- Fund a grant program at $2.25 billion over 10 years to help publicly owned treatment works with implementation of a pretreatment standard; and
- Direct additional funding to low-income affordability programs for water and sewer services.
The need for water infrastructure investment
Many U.S. communities rely on pipes that are a century old. These pipes leak 6 billion gallons of clean drinking water daily—approximately 14% of treated water—wasting energy and water and disrupting businesses and communities. Additionally, there are an estimated 240,000 water main breaks per year in America—or 700 per day.
All that waste from ineffective water distributions systems adds up to a lost $2.6 billion a year in the United States, or enough water for 68 million Americans. Estimates suggest aggressive action to remedy our ailing water systems could save $1.7 billion, and a Chicago State University study showed that reducing the amount of water leaked annually in the U.S. by only 5% would save enough energy to power 31,000 homes for a year and cut 225,000 metric tons of CO2 emissions.
Climate change also strains our nation’s water infrastructure. One study from the National Association of Clean Water Agencies (NACWA) estimated that states will need an additional $448 to $944 billion dollars by 2050 to reengineer water systems to cope with sea level rise, extreme weather events, droughts, and floods. The SRFs are the main source of funding for states to not only update and maintain water infrastructure, but also to ensure that this infrastructure is resilient to climate change. The EPA estimates that just that capital cost of clean and drinking water infrastructure over the next 20 years is $744 billion. Additional SRF funding will be necessary to ensure that our communities have water systems that can withstand the impacts of climate change.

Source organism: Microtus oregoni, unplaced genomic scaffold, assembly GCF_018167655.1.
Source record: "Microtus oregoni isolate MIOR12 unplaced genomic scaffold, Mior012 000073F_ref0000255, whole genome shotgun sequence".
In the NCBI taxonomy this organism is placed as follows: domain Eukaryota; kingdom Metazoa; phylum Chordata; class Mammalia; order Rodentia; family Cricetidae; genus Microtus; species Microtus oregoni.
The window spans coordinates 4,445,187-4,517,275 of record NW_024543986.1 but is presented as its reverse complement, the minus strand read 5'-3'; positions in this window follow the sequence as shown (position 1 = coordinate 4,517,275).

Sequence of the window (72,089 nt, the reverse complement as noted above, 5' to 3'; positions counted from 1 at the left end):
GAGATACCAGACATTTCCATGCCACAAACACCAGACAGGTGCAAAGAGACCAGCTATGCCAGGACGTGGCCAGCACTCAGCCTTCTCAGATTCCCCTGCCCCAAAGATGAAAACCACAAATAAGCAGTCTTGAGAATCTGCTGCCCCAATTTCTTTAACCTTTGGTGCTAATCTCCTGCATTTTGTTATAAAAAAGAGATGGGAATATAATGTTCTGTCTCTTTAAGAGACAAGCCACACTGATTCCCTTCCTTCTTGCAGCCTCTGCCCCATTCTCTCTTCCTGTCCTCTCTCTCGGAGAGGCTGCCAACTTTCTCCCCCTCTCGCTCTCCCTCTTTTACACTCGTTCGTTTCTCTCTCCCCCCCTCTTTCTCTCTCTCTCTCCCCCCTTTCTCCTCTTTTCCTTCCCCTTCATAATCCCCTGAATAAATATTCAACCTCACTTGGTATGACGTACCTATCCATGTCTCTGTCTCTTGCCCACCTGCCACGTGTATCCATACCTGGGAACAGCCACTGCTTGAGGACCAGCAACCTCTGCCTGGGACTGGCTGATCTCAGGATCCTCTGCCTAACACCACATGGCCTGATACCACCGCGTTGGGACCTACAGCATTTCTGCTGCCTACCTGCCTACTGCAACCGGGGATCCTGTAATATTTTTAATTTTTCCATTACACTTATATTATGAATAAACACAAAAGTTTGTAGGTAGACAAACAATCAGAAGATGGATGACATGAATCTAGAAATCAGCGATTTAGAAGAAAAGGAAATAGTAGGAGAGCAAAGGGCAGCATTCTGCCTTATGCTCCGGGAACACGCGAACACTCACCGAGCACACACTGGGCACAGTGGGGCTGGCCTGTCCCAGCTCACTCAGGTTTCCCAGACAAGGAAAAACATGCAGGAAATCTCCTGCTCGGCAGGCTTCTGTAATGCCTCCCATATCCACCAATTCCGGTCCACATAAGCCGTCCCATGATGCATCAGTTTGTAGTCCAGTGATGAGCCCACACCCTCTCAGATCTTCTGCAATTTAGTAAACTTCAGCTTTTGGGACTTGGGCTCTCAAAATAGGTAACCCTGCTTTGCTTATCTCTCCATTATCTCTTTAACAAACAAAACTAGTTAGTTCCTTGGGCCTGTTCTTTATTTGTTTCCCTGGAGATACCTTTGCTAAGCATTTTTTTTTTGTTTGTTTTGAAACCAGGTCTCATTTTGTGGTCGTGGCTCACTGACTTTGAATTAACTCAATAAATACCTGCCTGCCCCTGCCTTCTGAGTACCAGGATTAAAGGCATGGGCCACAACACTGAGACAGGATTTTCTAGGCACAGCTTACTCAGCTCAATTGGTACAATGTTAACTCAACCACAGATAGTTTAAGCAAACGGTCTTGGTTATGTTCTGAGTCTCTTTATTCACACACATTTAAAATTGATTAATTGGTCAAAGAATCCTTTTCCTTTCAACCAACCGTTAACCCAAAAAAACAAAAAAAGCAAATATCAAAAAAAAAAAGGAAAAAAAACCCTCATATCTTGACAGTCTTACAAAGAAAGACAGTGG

Failing water infrastructure also has severe public health impacts. The COVID-19 pandemic has magnified the existing challenges facing our water systems as access to clean, safe water for handwashing and disinfecting has become even more key to public health. Health risks to our communities were pervasive before the COVID-19 pandemic. More than 27 million Americans get their water from systems that violate health standards. Low income communities and communities of color are disproportionately impacted by this contaminated water. Improperly managed water exposes communities to harmful chemicals such as lead, arsenic, and PFAS.
The American Jobs Plan funds a significant down payment on PFAS cleanup, and would provide enough funding to fully replace every lead service line in the United States ($45 billion). Congress must preserve these levels of funding in the enacted American Jobs Plan. There are an estimated 6.5 to 10 million homes with lead service lines serving 15 to 22 million Americans. As these pipes corrode, lead can enter the drinking water supply, exposing communities to a host of health problems. Eliminating lead exposure in our water systems not only keeps communities safe and healthy, but also creates family-sustaining jobs and boosts local economies.
President Biden’s plan also targets 40% of investments to disadvantaged communities—an important distinction for water infrastructure. Maintenance and improvement of water infrastructure is increasingly difficult for communities to afford. As these costs are passed on to consumers, existing affordability problems are exacerbated for many communities and individuals across the country. Congress can also address this problem by targeting water infrastructure funding to the communities that need it most; especially low-income communities, communities of color, and deindustrialized communities.
Driving job growth
Advancing our nation’s water infrastructure through economic recovery will create numerous family-sustaining jobs. Investing now to repair our failing water infrastructure will boost our economy, create and sustain thousands of jobs, ensure communities have safe and affordable water, and reduce pollution while combating climate change.